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Providing access to schools, hospitals and markets for tsunami-affected communities in Samoa

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Samoa Post-Tsunami Reconstruction Project
Samoa post-tsunami project

Approval Date: 2 November 2010

Closing Date: 30 April 2013

Total Project Cost: US$11.8 million

Donors: World Bank (International Development Association)—US$10 million
Pacific Regional Infrastructure Facility—US$1.8 million

Implementing Agency: Ministry of Natural Resources and Environment; Land Transport Authority

     Prepare communities to address future natural disasters and adopt disaster risk reduction measures. 
     Restore existing roads, bridges and seawalls, and provide new roads to resettled communities.
     Help finance the costs associated with the Government's rehabilitation and reconstruction program to recover from the tsunami.


    Samoa is highly vulnerable to natural hazards. Seventy percent of Samoa’s population lives on the coast, facing hazards such as cyclones, tsunamis, flooding and storm surges. Cyclones Ofa (1990) and Val (1991) have been the most notable, affecting 195,000 and 88,000 people respectively. On September 29 2009, a powerful earthquake struck south of Samoa and was followed by a tsunami which caused a reported 143 deaths in the country. A further estimated 5,274 people were made homeless—many of whom have had to relocate further inland. The main affected areas, with about seven percent of the population, are the southern, eastern and southwestern coasts of Upolu Island. The estimated cost of direct damages and economic losses is US$124 million. The greatest costs were found in the transport sector, where the coastal road and accompanying sea walls were severely damaged.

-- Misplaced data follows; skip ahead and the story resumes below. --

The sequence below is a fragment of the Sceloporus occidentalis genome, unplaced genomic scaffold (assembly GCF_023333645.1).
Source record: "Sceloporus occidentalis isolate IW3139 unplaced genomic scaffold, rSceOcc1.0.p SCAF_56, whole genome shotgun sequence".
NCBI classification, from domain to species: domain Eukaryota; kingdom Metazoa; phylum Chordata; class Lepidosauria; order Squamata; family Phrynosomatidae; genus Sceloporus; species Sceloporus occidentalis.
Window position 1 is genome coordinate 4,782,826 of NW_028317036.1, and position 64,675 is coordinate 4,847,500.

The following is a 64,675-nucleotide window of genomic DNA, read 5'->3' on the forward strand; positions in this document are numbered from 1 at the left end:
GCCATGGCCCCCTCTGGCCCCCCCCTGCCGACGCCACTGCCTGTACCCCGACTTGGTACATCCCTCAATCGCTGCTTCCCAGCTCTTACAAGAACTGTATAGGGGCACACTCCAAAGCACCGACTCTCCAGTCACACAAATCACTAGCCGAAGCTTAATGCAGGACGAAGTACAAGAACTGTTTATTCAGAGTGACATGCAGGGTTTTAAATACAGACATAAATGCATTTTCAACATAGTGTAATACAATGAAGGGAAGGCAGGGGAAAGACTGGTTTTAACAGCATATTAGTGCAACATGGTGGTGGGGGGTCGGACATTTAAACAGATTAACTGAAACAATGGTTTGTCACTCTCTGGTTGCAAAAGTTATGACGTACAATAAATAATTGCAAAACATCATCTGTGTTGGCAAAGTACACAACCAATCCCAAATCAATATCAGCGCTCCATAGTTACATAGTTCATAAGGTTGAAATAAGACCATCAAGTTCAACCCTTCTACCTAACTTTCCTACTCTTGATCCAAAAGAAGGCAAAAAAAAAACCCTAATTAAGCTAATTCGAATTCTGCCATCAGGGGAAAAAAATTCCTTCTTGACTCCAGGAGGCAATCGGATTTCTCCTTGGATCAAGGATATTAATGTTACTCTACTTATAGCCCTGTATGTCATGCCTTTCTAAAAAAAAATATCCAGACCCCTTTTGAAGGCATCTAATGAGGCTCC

The Post-Tsunami Reconstruction Project aims to assist the Government of Samoa in its efforts to support the relocation and rehabilitation of communities on the island of Upolu affected by the tsunami. This will involve providing better transport access to schools, hospitals and markets for relocated communities, improving access to agricultural activities to support income generation, and assisting local communities with addressing future natural disasters. The project will be broken down into five components:

    Upgrading of existing access tracks and seawalls

    • Provide improved road access to relocation areas;
    • Construct a new link road that will provide an alternative route along the south coast above the natural disaster risk zone; and
    • Reinstate damaged seawalls and construct new seawalls to protect the east and south coast roads.

    Community Coastal Infrastructure Management Plans

    • Update the mapping of the affected and relocation areas; and
    • Assist with community infrastructure planning and monitoring, and disaster risk reduction.

    East Coast Inland Route
    Provide a new road link along the east coast above the natural disaster risk zone to improve access to and for communities relocating inland from the east coast, and provide a secure transport link between Samusu and Lalomanu.

    Dual-purpose pedestrian access routes
    Provide new and improved pedestrian access routes to relocation areas above the south east escarpment area, both to facilitate access for resettled families between their new homes and the coast, and to serve as evacuation routes in the event of a tsunami or cyclone.

    Project Management and Support
    Support contracted consultant services and staffing plus operating costs for in-house project management, administration, and monitoring and evaluation activities.


    The project will support tsunami-affected communities on the island of Upolu.


     Project Details
     Project Documents
     Download Project Flier (365kb pdf) 


    World Bank Task Team Leader

    Demetrios Papathanasiou
    Senior Infrastructure Specialist

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